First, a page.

{% if (string.IsNullOrWhiteSpace(HeaderText) {  %}
  <h1 class="title {% HeaderCSSClass %}">
  {% !string.IsNullOrWhiteSpace(HeaderLink) ? "<a href=\""+HeaderLink+"\">" : "") %}
    {% HeaderText %}
  {% !string.IsNullOrWhiteSpace(HeaderLink) ? "</a>" : "") %}
  </h1>
{% } @%}




<%# IfEmpty(Eval("HeaderText"),
  "",
  "<h1 class=\"title +"+Eval("HeaderCSSClass")+"\">"+
     IfEmpty("HeaderLink", "", "<a href=\""+Eval("HeaderLink")+"\">")
      +Eval("HeaderText")
     +IfEmpty("HeaderLink","","</a>")
  +"</h1>"
) %>
<!-- Not much better using String.Format -->
<%# IfEmpty(Eval("HeaderText"),
  "",
  string.Format("<h1 class=\"title {0}\">{1}{2}{3}</h1>",
    Eval("HeaderCSSClass"),
    IfEmpty("HeaderLink", "", "<a href=\""+Eval("HeaderLink")+"\">"),
    Eval("HeaderText"),
    IfEmpty("HeaderLink", "", "</a>")
  )
) %>

Intellisense makes sense!

This one is a biggy for me.  Any coder who uses Visual Studio (or any modern IDE) depends heavily on Intellisense.  That's where you are given hints on what methods/properties are available, and what parameters them up.  In ASCX, you do not have any intellisense (which when you create your own custom methods, can be a real bother when you have to go into your code to look up the format of your method).

Macros have that intellisense, and when you create your own custom macros, YOU get that intellisense as well.  This becomes a huge time saver.

I love it when Kentico speaks intellisense to me.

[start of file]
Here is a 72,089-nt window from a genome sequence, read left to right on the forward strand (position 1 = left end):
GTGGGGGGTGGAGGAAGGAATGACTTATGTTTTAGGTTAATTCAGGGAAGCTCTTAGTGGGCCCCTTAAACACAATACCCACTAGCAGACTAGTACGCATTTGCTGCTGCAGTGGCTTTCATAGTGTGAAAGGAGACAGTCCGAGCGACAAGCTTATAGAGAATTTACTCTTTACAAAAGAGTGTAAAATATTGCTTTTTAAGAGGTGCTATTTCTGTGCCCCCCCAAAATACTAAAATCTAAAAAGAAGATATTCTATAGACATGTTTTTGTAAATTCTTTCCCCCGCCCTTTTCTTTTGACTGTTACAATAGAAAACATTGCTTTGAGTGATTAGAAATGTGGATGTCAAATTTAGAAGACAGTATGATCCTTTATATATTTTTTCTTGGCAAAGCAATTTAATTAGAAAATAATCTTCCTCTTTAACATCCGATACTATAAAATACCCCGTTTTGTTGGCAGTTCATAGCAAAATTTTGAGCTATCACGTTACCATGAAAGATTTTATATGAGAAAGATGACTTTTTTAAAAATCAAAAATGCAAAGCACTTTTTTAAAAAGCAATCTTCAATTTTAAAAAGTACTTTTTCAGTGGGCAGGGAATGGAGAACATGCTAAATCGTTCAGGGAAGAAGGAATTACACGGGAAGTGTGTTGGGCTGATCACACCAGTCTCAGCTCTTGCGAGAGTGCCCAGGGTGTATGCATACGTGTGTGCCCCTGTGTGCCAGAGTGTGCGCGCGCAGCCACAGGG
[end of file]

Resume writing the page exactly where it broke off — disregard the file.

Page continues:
So...when do i use which one?

After all my experience with them, this is usually what it comes down to when deciding which transformation to use.
  • Do you need Context awareness?  Go with Text/XML
  • Does it contain advanced structure?  Go with Text/XML
  • Do you want ease of transformations and custom methods?  Go with Text/XML
As for ASCX....
  • Do you need to pull in ASCX Controls? Then you must go with ASCX transformation

Yeah, that's pretty much it.  The only time you really need to go with ASCX is if you are using custom ASCX controls in your transformation.  Ecommerce transformations are a great example as they have to pull in various Ecommerce controls (such as the Add to Cart).  I'm pretty much using Text/XML in most all of my transformations and I'm really loving how smooth things are working, and having intellisense for my various functions, and the ability to have full CMS context and access to all the macro engine has to offer.

One thing to watch out for with Macros

One thing with Macros is the signatures.  In many cases, Kentico adds a # symbol to the end of your macros, signing them as you for security purposes.  In the vast majority of cases, these really aren't necessary, you can replace the #%} ending with a @%} ending and not sign them, this reduces the footprint of the macros and also reduces the risk of needing to resign your macros.

Be aware that some times you DO need a signature and a macro won't work without it, such as when you query objects using macros.

Don't forget to cache!

One last thing before i wrap this up, don't forget that you can Cache macros inline, so if you're doing an object query that can be cached, you should consider using the caching syntax to do so.  Some macro items are already cached (like the Settings["TheSettingsKey"] macro calls are cached internally). 

That's all, Folks!

Thanks for reading through this lengthy article.  Hopefully this will help equip you to really leverage the amazing transformation engine and make your code easier to read, easier to maintain, and even more enjoyable to create.  Happy Kentico-ing!